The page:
Jasmine, rose, pyracantha and clematis… a selection of climbers carefully positioned will brighten any garden, says our expert Agnes Stevenson
This week I’ve been battling with ground elder, digging out its persistent roots and chasing them back to where they disappear under the patio. They’ll be back but, for the moment, they’ve been vanquished and I can get on with planting up the area beneath the brick wall.
I have a mix of climbers on standby, including several pyracantha, a pink rose, several clematis and a jasmine to choose from. Admittedly I was being ambitious when I bought the jasmine, but this is the warmest and sunniest spot in the garden so I might just pull it off.
The space isn’t big enough to take all of these climbers, so I’ll have to whittle down my choice to two or three plants and the rest I’ll spread around the garden, placing them where they can scramble through shrubs and drape themselves from trees, such as the magnolia, which would benefit from brightening up now that its own flowers have long gone.
I’ve also been taking cuttings from a large Lonicera nitida, that I intend to use as a low hedge around the edge of the lawn. I would have preferred to use box, but this area can get damp and I think the lonicera will cope better with the conditions.
If you are growing any kind of hedge then you want it to be thick and dense so, instead of taking single cuttings, I’ve been taking bundles of four or five and placing these into small pots filled with a mixture of compost and horticultural grit.
Once they start growing properly I’ll water them with a diluted feed of liquid seaweed before moving them into bigger pots. Then, I’ll wait for them to grow large and strong enough to set out, hopefully next spring.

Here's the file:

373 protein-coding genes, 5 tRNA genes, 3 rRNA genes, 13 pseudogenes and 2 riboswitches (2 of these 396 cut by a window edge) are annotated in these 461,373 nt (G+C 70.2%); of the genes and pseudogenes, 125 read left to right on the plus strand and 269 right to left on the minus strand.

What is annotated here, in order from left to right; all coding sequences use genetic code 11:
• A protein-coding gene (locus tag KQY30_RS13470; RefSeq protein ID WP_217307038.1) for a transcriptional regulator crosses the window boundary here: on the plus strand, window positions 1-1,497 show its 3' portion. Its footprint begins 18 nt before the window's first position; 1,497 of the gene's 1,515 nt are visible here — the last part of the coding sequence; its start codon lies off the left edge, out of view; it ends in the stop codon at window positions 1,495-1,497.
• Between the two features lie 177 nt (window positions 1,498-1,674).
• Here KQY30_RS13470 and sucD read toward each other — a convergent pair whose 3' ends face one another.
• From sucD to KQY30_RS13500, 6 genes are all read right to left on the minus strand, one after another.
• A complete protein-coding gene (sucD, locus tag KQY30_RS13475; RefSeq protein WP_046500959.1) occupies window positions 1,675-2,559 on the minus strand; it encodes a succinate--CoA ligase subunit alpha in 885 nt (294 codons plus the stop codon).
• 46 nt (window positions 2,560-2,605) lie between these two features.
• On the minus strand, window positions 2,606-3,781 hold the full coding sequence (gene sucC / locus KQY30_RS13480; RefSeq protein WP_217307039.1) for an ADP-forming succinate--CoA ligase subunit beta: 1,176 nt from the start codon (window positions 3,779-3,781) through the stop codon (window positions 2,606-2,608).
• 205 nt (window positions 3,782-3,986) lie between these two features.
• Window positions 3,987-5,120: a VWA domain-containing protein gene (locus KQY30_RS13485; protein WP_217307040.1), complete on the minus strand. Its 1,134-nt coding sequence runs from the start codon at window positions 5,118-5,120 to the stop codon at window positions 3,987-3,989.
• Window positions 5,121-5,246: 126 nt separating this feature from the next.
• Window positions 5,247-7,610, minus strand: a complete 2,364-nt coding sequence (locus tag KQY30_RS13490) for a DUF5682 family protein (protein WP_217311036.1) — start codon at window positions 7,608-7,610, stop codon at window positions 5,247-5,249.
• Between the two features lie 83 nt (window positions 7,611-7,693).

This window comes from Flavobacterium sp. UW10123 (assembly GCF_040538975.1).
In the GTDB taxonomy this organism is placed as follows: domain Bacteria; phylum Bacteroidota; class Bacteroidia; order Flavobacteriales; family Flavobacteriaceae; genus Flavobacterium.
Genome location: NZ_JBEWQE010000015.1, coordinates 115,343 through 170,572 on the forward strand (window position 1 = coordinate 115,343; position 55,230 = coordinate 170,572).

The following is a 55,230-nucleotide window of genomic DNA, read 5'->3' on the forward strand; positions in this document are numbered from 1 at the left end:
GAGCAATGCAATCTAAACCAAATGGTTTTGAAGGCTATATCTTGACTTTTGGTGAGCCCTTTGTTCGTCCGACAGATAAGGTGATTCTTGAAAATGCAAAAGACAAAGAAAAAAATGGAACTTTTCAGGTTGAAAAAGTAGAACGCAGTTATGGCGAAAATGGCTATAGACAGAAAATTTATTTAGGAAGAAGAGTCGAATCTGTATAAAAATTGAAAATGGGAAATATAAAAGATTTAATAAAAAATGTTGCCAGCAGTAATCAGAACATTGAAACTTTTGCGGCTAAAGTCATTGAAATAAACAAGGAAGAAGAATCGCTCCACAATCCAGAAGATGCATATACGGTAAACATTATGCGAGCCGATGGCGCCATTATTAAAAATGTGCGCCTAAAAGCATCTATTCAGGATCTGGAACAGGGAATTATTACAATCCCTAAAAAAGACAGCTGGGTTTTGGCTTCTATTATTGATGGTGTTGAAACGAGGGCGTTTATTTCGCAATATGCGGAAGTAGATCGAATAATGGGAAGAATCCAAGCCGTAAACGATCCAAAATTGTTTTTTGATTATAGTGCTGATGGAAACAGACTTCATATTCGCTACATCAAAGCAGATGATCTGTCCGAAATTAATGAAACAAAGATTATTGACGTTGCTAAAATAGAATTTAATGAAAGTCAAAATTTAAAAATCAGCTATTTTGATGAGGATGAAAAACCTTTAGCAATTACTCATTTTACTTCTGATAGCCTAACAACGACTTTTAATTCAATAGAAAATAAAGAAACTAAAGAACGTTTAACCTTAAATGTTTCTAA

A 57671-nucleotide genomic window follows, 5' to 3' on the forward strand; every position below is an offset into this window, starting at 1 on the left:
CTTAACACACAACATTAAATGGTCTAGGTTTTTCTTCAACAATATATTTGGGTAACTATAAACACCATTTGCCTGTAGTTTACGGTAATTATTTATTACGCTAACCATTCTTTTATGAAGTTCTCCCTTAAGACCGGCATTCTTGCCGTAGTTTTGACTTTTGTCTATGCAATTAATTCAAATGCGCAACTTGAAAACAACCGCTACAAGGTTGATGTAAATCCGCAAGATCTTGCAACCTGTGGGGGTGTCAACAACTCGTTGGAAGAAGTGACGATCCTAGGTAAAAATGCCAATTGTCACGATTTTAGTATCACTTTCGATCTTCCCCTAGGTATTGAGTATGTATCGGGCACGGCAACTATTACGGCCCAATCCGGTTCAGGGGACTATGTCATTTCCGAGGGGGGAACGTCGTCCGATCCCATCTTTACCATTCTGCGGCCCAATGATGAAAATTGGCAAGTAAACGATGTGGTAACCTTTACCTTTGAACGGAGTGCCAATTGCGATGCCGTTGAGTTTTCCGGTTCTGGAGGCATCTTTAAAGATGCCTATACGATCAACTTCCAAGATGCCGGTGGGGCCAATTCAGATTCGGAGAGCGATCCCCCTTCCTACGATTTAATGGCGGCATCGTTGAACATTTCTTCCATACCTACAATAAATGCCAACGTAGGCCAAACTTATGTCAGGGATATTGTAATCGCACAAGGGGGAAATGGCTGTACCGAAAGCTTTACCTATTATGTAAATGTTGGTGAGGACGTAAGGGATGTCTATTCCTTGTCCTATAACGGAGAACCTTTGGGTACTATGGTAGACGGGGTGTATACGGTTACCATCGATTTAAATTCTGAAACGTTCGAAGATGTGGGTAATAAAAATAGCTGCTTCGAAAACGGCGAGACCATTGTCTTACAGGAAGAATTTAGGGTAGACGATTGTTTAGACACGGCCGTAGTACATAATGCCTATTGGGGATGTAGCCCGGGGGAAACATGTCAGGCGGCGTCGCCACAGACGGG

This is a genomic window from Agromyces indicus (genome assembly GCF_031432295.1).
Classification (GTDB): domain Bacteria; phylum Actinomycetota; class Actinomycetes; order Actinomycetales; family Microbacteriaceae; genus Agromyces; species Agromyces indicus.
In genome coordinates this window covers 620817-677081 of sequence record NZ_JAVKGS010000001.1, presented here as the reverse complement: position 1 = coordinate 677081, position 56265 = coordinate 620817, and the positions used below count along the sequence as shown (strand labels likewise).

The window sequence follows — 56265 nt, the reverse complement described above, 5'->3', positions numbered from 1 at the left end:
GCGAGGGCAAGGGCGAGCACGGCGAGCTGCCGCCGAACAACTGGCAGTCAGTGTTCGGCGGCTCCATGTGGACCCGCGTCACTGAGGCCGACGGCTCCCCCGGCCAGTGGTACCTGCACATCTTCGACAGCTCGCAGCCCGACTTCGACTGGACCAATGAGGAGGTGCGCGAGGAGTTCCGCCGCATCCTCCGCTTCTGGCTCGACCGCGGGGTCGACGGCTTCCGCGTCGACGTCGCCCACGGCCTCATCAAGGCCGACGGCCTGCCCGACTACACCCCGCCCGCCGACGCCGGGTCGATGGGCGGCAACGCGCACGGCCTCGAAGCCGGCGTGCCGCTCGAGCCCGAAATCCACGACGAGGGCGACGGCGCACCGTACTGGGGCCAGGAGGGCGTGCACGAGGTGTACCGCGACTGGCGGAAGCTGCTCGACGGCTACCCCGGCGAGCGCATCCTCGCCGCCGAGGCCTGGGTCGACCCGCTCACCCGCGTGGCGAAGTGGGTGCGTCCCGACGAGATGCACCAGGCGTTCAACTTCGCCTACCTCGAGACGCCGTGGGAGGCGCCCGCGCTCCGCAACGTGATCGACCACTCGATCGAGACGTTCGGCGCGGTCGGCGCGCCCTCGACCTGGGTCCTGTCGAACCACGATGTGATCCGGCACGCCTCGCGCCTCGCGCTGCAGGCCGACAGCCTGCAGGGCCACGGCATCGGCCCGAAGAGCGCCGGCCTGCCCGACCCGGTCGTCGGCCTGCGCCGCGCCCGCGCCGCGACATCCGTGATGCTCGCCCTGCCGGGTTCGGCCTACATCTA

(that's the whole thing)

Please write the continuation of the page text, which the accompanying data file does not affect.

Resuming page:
When spring comes
Talking about spring, it is worth noting that bulbs are arriving in garden centres and if you want to get the pick of the bunch then it is worth buying them as soon as possible. You can plant daffodils as soon as you get them home, but keep tulips somewhere cool and dry and don’t plant them until November at the earliest, by which time frost will hopefully have killed off any fungal diseases that could affect them.
When it comes to daffodils, I grow miniature varieties in pots. I raise some “Paperwhite” narcissi indoors and I like to naturalise species daffodils, such as Narcissus pseudonarcissus, in grass. However, when growing daffodils in the border, one variety stands head and shoulders above all the others.
Narcissus “Thalia” may be less than 50cm tall, but this triandrus-type, with its milky white flowers, is the most elegant of all daffodils and because of its small stature it fades away discretely as the plants around it start to grow.
I may add a few clumps of them beneath the new climbers and then wait for the early clematis to flower above them for a dazzling spring show.
Enjoy the convenience of having The Sunday Post delivered as a digital ePaper straight to your smartphone, tablet or computer.
Subscribe for only £5.49 a month and enjoy all the benefits of the printed paper as a digital replica.Subscribe